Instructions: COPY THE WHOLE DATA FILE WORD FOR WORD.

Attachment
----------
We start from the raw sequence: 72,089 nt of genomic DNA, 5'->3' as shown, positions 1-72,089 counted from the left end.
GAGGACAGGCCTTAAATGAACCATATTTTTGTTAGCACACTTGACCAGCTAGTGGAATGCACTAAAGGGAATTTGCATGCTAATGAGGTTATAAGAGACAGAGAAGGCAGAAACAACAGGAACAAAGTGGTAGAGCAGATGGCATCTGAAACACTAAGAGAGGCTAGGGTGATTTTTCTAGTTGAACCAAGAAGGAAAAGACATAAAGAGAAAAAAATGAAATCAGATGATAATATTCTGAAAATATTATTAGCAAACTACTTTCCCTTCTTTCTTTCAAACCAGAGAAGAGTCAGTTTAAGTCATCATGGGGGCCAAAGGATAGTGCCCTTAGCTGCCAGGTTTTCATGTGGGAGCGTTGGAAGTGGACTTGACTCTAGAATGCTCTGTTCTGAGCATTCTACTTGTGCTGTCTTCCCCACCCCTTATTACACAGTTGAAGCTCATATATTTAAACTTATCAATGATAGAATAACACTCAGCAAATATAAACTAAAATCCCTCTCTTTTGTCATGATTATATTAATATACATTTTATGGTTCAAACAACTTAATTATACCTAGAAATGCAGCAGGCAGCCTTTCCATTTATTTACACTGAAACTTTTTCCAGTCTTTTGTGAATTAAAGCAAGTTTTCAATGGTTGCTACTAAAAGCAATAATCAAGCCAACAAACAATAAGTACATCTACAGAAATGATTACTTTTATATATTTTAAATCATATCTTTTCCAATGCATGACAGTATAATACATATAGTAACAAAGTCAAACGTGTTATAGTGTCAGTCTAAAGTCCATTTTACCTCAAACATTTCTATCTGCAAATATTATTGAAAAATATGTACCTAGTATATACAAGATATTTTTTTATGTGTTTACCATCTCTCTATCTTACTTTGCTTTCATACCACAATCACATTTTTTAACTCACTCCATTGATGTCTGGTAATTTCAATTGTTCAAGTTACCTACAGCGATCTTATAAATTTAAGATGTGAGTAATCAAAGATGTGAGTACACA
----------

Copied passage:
We start from the raw sequence: 72,089 nt of genomic DNA, 5'->3' as shown, positions 1-72,089 counted from the left end.
GAGGACAGGCCTTAAATGAACCATATTTTTGTTAGCACACTTGACCAGCTAGTGGAATGCACTAAAGGGAATTTGCATGCTAATGAGGTTATAAGAGACAGAGAAGGCAGAAACAACAGGAACAAAGTGGTAGAGCAGATGGCATCTGAAACACTAAGAGAGGCTAGGGTGATTTTTCTAGTTGAACCAAGAAGGAAAAGACATAAAGAGAAAAAAATGAAATCAGATGATAATATTCTGAAAATATTATTAGCAAACTACTTTCCCTTCTTTCTTTCAAACCAGAGAAGAGTCAGTTTAAGTCATCATGGGGGCCAAAGGATAGTGCCCTTAGCTGCCAGGTTTTCATGTGGGAGCGTTGGAAGTGGACTTGACTCTAGAATGCTCTGTTCTGAGCATTCTACTTGTGCTGTCTTCCCCACCCCTTATTACACAGTTGAAGCTCATATATTTAAACTTATCAATGATAGAATAACACTCAGCAAATATAAACTAAAATCCCTCTCTTTTGTCATGATTATATTAATATACATTTTATGGTTCAAACAACTTAATTATACCTAGAAATGCAGCAGGCAGCCTTTCCATTTATTTACACTGAAACTTTTTCCAGTCTTTTGTGAATTAAAGCAAGTTTTCAATGGTTGCTACTAAAAGCAATAATCAAGCCAACAAACAATAAGTACATCTACAGAAATGATTACTTTTATATATTTTAAATCATATCTTTTCCAATGCATGACAGTATAATACATATAGTAACAAAGTCAAACGTGTTATAGTGTCAGTCTAAAGTCCATTTTACCTCAAACATTTCTATCTGCAAATATTATTGAAAAATATGTACCTAGTATATACAAGATATTTTTTTATGTGTTTACCATCTCTCTATCTTACTTTGCTTTCATACCACAATCACATTTTTTAACTCACTCCATTGATGTCTGGTAATTTCAATTGTTCAAGTTACCTACAGCGATCTTATAAATTTAAGATGTGAGTAATCAAAGATGTGAGTACACA